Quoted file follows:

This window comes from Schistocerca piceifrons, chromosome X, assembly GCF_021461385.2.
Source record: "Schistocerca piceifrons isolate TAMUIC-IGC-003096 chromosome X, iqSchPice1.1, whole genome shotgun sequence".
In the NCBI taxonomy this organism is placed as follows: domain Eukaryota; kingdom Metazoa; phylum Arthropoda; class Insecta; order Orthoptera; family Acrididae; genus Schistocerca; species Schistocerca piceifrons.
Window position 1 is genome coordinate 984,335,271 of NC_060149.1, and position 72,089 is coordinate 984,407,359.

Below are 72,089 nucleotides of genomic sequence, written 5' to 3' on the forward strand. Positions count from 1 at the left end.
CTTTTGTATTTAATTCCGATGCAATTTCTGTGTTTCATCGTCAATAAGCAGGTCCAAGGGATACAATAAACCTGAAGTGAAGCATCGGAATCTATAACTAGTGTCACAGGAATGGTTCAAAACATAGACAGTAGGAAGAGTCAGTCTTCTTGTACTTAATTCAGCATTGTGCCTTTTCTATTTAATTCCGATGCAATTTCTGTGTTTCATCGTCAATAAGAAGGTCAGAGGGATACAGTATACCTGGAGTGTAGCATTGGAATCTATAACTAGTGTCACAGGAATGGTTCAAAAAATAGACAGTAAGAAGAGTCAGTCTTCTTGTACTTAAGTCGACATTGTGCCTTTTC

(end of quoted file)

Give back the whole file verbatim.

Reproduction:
This window comes from Schistocerca piceifrons, chromosome X, assembly GCF_021461385.2.
Source record: "Schistocerca piceifrons isolate TAMUIC-IGC-003096 chromosome X, iqSchPice1.1, whole genome shotgun sequence".
In the NCBI taxonomy this organism is placed as follows: domain Eukaryota; kingdom Metazoa; phylum Arthropoda; class Insecta; order Orthoptera; family Acrididae; genus Schistocerca; species Schistocerca piceifrons.
Window position 1 is genome coordinate 984,335,271 of NC_060149.1, and position 72,089 is coordinate 984,407,359.

Below are 72,089 nucleotides of genomic sequence, written 5' to 3' on the forward strand. Positions count from 1 at the left end.
CTTTTGTATTTAATTCCGATGCAATTTCTGTGTTTCATCGTCAATAAGCAGGTCCAAGGGATACAATAAACCTGAAGTGAAGCATCGGAATCTATAACTAGTGTCACAGGAATGGTTCAAAACATAGACAGTAGGAAGAGTCAGTCTTCTTGTACTTAATTCAGCATTGTGCCTTTTCTATTTAATTCCGATGCAATTTCTGTGTTTCATCGTCAATAAGAAGGTCAGAGGGATACAGTATACCTGGAGTGTAGCATTGGAATCTATAACTAGTGTCACAGGAATGGTTCAAAAAATAGACAGTAAGAAGAGTCAGTCTTCTTGTACTTAAGTCGACATTGTGCCTTTTC